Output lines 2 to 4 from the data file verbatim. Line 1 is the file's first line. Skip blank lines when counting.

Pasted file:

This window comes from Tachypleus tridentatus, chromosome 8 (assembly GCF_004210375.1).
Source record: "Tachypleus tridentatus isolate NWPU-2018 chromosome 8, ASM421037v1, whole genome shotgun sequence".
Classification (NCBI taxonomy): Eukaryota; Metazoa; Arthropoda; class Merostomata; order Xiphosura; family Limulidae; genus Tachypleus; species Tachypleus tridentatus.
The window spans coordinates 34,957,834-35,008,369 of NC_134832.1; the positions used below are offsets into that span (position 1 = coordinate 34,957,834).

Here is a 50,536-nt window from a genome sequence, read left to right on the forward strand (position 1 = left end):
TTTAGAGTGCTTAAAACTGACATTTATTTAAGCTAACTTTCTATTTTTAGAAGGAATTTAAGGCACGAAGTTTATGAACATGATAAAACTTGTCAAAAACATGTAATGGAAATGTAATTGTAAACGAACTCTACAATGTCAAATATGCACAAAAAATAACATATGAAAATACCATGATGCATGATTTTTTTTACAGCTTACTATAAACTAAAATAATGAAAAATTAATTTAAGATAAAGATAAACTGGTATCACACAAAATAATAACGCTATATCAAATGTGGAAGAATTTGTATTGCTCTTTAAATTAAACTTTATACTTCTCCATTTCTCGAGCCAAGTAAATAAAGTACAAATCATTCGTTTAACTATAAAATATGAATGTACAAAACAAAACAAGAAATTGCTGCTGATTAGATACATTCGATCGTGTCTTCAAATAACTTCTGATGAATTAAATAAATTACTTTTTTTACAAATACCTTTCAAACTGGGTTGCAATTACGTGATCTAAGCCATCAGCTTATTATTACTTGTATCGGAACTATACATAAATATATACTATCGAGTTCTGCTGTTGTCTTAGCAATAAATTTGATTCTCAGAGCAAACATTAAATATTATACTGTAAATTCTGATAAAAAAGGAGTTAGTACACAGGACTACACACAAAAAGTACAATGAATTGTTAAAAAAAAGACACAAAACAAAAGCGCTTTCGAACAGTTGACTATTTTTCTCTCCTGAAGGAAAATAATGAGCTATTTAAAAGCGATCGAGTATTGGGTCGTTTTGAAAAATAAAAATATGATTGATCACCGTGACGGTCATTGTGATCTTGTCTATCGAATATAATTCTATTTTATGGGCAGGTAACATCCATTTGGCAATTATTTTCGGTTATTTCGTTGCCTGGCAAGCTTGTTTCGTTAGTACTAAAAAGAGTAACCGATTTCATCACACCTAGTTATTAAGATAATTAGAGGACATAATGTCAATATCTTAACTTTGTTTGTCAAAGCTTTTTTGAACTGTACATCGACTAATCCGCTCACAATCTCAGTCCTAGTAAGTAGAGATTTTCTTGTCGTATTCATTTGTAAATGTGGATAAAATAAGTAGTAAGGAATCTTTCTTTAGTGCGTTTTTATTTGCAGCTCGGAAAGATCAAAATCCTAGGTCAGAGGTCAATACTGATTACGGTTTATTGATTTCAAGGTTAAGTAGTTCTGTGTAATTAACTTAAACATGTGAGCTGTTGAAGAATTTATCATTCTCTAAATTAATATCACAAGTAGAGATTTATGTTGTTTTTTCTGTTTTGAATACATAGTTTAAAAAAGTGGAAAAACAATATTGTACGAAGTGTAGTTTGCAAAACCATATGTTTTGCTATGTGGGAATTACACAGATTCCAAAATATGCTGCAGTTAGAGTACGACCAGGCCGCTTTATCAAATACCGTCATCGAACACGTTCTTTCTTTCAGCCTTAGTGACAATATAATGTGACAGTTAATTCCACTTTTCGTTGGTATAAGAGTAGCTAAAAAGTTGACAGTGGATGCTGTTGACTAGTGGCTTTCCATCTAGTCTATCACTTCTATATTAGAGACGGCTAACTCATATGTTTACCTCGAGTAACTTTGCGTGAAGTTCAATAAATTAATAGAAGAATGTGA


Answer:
Source record: "Tachypleus tridentatus isolate NWPU-2018 chromosome 8, ASM421037v1, whole genome shotgun sequence".
Classification (NCBI taxonomy): Eukaryota; Metazoa; Arthropoda; class Merostomata; order Xiphosura; family Limulidae; genus Tachypleus; species Tachypleus tridentatus.
The window spans coordinates 34,957,834-35,008,369 of NC_134832.1; the positions used below are offsets into that span (position 1 = coordinate 34,957,834).